Endocrine disruptors (EDs) are chemical substances that affect physiological processes in the body via hormonal regulation. They are often detected in food, plastic water bottles, cosmetics, and many other daily need items. Thereafter, EDs are detected in many bodily fluids, pointing out the real exposure to even very low doses. Permanent and long-term utilization of EDs has harmful effects on male reproductive health mainly due to interference with sex hormone synthesis and mechanism of action. However, with decreasing dosage of EDs, the possibilities of unpredictable modes of action arise. In addition to various molecular actions of individual EDs, the interference of individual ones represents another dimension of the ED issue. This review provides an overview of the EDs and their possible impact on reproductive health in males, with focus on sperm quality with the mighty potential of epigenetic transmission to further generations. The “posttranslational” effect of EDs in really low doses in real exposure routes is stigmatized in this review, being strongly considered as creeping molecular action of individual EDs as well as amplifications of their copresence in the environment.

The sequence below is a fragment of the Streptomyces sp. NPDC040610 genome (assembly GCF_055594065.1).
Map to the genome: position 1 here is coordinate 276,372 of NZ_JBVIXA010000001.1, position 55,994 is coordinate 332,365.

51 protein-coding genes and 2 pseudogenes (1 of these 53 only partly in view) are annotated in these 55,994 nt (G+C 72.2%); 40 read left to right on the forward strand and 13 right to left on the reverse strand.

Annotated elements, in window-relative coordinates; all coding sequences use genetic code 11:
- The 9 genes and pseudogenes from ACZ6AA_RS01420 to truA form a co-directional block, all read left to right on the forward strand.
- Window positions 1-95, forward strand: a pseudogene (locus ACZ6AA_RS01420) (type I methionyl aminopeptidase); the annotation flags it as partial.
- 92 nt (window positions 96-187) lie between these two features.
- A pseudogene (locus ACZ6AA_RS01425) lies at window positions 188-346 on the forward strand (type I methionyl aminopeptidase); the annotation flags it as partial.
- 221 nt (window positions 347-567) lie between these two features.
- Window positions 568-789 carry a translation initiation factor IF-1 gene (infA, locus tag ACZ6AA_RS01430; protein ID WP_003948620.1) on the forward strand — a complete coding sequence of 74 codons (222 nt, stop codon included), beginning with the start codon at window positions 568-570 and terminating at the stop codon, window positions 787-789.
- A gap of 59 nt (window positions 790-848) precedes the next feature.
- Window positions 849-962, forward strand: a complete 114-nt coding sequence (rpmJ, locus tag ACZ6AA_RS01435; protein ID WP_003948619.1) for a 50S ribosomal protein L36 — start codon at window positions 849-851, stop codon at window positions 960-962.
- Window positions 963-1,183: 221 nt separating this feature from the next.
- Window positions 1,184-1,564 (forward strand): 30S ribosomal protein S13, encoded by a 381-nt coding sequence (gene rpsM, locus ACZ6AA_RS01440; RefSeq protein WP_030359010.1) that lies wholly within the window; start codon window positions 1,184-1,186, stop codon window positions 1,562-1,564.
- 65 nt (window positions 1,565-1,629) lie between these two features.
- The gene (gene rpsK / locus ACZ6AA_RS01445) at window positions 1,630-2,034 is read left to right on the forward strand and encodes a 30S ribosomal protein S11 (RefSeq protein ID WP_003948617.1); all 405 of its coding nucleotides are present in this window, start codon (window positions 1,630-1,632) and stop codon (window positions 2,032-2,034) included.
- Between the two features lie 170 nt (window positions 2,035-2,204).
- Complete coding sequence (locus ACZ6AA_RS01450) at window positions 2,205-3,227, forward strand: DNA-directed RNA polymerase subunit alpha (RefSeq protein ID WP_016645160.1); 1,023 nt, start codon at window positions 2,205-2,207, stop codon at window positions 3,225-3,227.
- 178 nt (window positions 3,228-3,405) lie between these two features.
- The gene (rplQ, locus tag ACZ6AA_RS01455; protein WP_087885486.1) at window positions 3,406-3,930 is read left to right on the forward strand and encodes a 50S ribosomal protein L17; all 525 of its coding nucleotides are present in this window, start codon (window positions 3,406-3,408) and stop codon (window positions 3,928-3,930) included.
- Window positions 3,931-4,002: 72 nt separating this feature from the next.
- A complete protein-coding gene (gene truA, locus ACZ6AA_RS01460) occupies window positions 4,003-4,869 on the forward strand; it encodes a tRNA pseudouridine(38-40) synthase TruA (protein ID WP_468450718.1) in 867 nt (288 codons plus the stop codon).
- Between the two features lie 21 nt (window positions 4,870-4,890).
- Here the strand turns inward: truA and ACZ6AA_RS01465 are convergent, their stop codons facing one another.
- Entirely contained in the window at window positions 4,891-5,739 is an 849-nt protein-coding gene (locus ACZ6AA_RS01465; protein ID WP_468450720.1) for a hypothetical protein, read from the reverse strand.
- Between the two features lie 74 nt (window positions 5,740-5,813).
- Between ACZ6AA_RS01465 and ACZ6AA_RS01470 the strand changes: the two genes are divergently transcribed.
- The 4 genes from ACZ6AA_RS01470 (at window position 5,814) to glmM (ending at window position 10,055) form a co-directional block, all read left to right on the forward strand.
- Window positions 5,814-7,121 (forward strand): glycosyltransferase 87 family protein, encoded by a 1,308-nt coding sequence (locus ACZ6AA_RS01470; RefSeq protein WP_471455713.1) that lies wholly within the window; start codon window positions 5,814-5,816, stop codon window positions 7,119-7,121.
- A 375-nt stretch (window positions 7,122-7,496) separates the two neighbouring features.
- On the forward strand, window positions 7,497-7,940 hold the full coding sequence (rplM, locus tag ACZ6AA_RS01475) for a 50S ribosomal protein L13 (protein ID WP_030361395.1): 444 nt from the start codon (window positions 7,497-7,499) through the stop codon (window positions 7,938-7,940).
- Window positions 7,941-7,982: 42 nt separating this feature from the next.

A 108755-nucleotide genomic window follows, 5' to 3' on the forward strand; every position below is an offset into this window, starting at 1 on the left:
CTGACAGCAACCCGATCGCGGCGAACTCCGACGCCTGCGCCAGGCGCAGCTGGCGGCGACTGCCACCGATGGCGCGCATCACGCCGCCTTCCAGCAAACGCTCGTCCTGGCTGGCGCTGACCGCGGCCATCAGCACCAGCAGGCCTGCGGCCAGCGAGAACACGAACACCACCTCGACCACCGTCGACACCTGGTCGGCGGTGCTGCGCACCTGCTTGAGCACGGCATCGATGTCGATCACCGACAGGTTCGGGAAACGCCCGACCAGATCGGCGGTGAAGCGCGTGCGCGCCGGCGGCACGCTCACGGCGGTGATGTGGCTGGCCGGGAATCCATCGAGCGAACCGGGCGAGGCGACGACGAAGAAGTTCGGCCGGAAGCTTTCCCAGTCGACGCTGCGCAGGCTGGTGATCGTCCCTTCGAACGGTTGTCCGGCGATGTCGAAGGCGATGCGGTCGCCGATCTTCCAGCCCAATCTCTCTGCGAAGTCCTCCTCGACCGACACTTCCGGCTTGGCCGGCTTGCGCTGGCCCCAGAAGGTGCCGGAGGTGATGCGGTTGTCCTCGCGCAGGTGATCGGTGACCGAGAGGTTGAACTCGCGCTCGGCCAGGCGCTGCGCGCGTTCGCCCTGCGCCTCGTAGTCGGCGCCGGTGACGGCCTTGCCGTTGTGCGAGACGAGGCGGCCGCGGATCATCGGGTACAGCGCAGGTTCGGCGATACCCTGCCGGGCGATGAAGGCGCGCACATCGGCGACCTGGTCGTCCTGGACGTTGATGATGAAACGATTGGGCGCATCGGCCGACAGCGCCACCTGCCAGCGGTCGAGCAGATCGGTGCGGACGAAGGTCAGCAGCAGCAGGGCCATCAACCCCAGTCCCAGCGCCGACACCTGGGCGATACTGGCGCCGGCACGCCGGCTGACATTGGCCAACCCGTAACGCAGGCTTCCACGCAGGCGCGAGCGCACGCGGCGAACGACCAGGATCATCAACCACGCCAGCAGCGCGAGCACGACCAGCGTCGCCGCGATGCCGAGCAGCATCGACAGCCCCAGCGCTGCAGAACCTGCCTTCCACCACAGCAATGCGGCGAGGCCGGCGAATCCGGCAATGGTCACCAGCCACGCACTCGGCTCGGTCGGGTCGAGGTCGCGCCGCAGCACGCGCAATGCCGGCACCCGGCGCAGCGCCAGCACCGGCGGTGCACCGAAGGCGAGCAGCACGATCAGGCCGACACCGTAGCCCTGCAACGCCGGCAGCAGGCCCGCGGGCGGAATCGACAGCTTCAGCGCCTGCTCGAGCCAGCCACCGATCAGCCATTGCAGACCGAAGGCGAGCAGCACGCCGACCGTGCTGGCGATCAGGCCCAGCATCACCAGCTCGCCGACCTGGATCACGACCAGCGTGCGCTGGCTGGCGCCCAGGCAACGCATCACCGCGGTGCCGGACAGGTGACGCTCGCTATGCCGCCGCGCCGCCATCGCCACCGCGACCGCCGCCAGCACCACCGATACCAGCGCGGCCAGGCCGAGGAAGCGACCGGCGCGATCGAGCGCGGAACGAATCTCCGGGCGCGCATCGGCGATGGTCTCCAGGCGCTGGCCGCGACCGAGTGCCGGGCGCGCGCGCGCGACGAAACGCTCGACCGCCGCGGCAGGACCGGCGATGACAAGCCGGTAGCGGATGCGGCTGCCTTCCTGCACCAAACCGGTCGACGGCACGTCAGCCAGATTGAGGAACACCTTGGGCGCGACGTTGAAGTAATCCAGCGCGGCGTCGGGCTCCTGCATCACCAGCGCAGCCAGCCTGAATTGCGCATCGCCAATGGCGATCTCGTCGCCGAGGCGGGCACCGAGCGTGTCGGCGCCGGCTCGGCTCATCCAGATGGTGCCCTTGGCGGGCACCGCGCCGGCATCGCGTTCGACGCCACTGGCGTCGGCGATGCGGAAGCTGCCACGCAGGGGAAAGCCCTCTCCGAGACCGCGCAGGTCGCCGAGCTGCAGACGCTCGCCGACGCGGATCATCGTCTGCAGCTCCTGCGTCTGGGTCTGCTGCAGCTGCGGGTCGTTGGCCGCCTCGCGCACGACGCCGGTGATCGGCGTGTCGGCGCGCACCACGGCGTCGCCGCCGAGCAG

Part of the book: Male Reproductive Health